Sure, babies may seem cuddly and forgiving. But a new study shows these little disciplinarians delight in the punishment of those they see as evildoers.
According to ScienceDaily, researchers recruited 100 eight-month-old babies, then treated them to puppet shows. Some puppets were mean and some were nice; later, more puppets either took toys away from the mean puppets, or gave them more toys. They then asked the babies to pick their favorite characters — they were more likely to choose puppets who stole from meanies, rather than those who rewarded them. Twenty-one-month-old babies were even more direct — in another experiment, they themselves took treats from mean puppets, while awarding treats to nice ones.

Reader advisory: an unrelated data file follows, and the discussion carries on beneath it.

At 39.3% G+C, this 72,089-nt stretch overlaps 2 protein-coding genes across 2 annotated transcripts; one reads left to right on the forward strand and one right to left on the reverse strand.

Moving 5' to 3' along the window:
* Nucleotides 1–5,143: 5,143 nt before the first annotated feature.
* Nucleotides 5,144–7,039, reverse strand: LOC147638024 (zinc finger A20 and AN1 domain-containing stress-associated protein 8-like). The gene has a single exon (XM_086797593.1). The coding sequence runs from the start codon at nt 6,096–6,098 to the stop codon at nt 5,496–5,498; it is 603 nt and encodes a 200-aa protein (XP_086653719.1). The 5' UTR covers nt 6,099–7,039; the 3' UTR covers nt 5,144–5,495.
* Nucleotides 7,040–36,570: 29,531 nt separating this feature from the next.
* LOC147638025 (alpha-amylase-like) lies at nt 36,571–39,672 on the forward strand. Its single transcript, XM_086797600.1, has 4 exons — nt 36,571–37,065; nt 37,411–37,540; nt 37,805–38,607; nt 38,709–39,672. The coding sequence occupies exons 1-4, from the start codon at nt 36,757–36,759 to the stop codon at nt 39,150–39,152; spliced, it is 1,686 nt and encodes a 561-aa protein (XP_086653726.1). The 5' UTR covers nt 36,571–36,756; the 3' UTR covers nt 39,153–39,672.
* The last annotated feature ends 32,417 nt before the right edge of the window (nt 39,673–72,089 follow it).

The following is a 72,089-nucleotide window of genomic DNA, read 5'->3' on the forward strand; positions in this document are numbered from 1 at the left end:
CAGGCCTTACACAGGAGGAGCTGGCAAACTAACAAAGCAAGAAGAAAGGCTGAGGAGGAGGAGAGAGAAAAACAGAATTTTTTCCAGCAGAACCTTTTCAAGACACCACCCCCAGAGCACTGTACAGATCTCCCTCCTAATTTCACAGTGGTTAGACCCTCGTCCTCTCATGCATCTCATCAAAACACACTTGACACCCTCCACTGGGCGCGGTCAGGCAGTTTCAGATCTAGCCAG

Says study author Kiley Hamlin, "We find that, by eight months, babies have developed nuanced views of reciprocity and can conduct these complex social evaluations much earlier than previously thought." She adds, "These findings suggest that, from as early as eight months, we are watching for people who might put us in danger and prefer to see antisocial behavior regulated." Or, babies are just harsh, judgmental jerks who love watching puppets get punished. In fact, instead of adult leaders, we should just have a rotating cast of babies. They'd be tough on crime, and also we could pay them in teething rings and plastic keys.
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